Regarding the non-expectation of a suffering/dying Messiah:

  • Jesus thought he was going to die
  • this thinking he was going to die overturned all previous Messianic expectations that the Messiah wouldn’t suffer or die
  • the early Jews could easily reconcile the idea of a suffering, dead man killed by the Romans with the power of the all-powerful Messiah who supposed to reign forever
  • no actually bodily resurrection would have to happen to get them to continue to identify an executed corpse with the role of Messiah

Regarding the belief in the bodily resurrection:

  • it would be natural for Jews, who believed in a general resurrection of all the rigtheous dead at the end of the age, to interpret a non-physical vision of one man after he died as a bodily resurrection, even though no Jew had ever considered the resurrection of one man before the general resurrection before Jesus

Regarding the testimony of the women:

  • Just because women were not able to testify in courts of law (unless there were no male witnesses), the early church might still invent a story where the women are the first witnesses
  • first, the disciples had fled the scene, so only the women were left
  • and it would have been a good idea for the early church to invent women as the first witnesses – the fact that they could not testify in court makes them ideal witnesses and very persuasive
  • also, it’s a good idea to invent women as witnesses, because the Romans had a rule that said that they never killed women, so they wouldn’t have killed these women – Romans only ever kill men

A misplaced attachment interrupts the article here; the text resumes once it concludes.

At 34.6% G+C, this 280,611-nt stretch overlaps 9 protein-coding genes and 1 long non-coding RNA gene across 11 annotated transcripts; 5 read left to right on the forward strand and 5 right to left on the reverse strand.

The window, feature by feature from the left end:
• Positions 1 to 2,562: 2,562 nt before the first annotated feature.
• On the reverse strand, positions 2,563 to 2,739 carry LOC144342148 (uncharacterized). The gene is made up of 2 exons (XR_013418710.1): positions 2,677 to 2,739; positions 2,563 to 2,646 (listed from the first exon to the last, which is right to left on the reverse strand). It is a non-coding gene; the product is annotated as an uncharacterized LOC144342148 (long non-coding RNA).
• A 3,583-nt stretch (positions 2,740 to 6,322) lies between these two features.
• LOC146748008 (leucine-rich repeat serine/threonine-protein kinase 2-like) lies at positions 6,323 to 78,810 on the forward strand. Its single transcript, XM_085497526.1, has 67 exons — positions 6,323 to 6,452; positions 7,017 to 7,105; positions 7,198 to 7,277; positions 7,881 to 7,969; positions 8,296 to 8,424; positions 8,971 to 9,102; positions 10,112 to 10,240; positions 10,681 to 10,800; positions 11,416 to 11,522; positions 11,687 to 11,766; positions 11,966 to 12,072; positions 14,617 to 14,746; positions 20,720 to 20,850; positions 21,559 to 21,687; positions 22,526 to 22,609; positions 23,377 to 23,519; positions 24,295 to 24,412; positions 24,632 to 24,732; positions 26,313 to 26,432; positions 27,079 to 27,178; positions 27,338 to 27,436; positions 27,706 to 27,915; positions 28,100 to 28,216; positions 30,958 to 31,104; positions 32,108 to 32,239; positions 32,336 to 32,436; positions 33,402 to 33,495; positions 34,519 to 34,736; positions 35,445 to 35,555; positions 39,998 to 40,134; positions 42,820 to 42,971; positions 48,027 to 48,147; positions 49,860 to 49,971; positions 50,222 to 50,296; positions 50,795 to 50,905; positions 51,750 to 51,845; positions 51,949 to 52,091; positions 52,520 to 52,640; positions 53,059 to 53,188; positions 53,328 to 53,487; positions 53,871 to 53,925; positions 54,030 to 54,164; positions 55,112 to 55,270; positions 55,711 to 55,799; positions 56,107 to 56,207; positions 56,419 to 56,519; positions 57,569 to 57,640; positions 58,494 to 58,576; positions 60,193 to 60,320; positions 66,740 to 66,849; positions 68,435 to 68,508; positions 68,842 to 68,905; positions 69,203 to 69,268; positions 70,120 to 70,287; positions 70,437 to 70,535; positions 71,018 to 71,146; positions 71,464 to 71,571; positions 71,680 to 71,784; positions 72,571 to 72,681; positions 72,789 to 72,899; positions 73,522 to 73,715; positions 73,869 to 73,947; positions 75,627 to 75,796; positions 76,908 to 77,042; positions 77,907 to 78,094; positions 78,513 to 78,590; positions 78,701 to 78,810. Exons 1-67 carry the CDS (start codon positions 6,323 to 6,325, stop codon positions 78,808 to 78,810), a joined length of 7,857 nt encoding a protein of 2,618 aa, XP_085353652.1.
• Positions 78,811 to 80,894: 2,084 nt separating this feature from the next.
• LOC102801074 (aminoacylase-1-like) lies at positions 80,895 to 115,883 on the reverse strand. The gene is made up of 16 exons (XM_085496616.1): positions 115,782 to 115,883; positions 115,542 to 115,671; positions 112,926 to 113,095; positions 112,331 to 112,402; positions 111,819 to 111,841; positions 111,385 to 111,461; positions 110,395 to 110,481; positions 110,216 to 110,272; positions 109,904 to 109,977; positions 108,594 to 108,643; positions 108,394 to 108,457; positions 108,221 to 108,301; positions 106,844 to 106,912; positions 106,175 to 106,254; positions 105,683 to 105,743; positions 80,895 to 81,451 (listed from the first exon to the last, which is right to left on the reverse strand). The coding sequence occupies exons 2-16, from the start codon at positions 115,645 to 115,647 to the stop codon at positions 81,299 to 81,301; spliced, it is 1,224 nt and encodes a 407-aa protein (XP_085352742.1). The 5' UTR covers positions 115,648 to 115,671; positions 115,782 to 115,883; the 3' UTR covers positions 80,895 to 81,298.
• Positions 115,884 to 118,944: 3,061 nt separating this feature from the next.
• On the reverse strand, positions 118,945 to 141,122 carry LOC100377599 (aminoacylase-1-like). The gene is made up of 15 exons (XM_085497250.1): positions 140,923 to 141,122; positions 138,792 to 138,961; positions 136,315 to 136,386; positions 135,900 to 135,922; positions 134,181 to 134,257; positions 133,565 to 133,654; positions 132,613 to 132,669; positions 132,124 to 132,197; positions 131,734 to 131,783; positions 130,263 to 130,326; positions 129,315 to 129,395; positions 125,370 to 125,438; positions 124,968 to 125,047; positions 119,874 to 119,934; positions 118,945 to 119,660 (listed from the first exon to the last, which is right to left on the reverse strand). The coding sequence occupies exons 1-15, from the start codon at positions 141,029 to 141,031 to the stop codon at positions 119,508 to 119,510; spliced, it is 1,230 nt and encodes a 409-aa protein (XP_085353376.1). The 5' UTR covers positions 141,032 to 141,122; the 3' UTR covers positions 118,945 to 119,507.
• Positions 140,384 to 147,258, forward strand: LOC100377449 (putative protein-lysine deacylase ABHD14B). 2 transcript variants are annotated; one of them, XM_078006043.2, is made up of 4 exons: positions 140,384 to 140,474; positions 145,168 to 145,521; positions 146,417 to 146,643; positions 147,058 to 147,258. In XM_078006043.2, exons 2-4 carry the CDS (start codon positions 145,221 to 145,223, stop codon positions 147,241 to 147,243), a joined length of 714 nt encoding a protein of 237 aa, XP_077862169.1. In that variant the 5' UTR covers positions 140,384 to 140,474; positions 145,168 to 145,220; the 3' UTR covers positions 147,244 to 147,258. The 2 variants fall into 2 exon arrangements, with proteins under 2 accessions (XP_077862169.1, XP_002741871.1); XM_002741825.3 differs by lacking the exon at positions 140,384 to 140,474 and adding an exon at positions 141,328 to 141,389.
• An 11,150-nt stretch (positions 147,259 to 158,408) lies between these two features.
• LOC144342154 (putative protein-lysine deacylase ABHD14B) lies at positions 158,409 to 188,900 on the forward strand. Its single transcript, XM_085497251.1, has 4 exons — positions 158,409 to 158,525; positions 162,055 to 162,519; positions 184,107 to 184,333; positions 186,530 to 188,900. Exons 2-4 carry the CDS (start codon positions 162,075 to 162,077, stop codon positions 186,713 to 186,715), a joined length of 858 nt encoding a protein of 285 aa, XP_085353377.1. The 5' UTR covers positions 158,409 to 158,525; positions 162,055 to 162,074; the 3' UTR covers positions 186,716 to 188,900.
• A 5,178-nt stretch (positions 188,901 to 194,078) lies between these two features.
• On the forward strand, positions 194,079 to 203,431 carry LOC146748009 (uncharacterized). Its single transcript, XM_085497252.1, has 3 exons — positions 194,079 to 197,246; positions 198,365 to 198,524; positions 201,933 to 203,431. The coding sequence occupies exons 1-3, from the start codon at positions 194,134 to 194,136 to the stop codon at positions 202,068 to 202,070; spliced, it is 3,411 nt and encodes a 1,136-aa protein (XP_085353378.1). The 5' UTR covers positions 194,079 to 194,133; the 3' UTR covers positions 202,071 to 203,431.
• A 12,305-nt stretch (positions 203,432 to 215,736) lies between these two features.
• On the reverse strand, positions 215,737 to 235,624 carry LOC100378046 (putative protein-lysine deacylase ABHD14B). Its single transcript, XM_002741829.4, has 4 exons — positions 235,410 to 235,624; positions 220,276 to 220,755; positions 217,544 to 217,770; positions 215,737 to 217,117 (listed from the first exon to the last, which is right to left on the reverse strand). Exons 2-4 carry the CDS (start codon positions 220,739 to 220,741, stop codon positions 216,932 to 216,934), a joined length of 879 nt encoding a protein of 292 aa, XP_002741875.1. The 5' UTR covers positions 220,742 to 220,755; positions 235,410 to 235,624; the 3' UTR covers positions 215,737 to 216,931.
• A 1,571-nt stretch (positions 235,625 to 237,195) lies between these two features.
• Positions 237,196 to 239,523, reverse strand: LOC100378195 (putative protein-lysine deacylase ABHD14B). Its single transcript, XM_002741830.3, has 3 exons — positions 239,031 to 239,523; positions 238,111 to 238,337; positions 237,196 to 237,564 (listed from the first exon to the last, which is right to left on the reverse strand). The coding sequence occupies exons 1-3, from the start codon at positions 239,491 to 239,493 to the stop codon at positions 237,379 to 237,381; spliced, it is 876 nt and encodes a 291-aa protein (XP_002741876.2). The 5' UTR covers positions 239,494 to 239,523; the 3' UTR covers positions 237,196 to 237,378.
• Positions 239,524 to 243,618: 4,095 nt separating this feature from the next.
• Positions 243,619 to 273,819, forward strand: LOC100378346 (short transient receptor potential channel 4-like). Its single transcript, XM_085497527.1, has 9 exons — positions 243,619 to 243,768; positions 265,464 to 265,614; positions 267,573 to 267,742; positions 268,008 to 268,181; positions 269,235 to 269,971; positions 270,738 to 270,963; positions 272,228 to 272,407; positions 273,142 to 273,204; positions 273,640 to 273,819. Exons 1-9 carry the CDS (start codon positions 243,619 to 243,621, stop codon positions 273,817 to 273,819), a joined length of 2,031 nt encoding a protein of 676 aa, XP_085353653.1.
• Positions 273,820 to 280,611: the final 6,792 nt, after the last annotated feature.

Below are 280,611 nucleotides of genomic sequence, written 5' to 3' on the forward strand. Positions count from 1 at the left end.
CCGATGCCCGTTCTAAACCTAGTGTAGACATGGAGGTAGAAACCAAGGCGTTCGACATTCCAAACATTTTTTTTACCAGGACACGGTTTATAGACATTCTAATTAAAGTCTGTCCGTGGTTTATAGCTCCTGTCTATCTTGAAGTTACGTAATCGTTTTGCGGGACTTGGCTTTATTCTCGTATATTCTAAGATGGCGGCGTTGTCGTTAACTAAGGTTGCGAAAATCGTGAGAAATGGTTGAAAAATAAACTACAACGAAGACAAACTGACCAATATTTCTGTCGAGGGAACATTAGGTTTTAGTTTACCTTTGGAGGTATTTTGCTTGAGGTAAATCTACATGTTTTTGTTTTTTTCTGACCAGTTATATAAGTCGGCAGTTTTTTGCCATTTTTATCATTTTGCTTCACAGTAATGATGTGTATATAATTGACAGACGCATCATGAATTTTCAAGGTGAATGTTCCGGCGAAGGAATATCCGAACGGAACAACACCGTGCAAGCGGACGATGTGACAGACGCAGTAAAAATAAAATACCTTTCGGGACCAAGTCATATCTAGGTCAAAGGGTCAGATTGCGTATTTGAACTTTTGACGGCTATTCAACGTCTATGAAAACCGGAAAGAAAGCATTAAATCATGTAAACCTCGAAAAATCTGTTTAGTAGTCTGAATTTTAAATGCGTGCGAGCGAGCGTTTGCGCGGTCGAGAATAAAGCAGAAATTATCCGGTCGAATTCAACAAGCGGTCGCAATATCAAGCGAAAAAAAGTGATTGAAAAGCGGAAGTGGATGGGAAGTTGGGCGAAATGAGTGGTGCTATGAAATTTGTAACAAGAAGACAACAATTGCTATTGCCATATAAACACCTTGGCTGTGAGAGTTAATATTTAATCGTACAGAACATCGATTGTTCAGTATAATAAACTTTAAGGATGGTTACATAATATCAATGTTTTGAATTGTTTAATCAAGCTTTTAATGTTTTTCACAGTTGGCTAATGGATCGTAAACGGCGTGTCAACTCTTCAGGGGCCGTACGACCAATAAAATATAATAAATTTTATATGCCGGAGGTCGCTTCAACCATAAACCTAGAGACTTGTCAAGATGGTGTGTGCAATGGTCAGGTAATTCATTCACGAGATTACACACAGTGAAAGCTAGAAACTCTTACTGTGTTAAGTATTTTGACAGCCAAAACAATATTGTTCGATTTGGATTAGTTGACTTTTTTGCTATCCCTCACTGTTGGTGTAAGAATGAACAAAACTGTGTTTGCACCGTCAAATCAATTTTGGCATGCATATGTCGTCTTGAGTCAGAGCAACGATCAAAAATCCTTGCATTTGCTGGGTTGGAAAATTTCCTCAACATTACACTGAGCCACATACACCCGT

• in any case, the first witness to the empty tomb is angel, so as long as people could talk to the angel as being the first witness, that’s the best story to invent

Regarding the consensus of Christian scholars:

  • I am not saying that Craig’s facts are wrong, just that appealing to consensus is not legitimate
  • he has to appeal to the evidence, not the consensus

Regarding my naturalistic bias:

  • I don’t know or care if naturalism is true, let’s look at the evidence

Regarding the genre of the gospels:

  • the creative story-telling is common in all genres, it’s not a genre in itself
  • stuff about Roman emperors also has creative story-telling

Regarding the legendary nature of the empty tomb in Mark:

  • First, Christians interpreted the visions as a bodily resurrection
  • Second, they invented the story of the empty tomb to go with that interpretation
  • Third, they died for their invention

William Lane Craig’s second rebuttal

The burial:

  • Bill’s case doesn’t need to know the specifics of the burial, only that the location was known
  • the location is important because it supports the empty tomb
  • to proclaim a resurrection, the tomb would have to be empty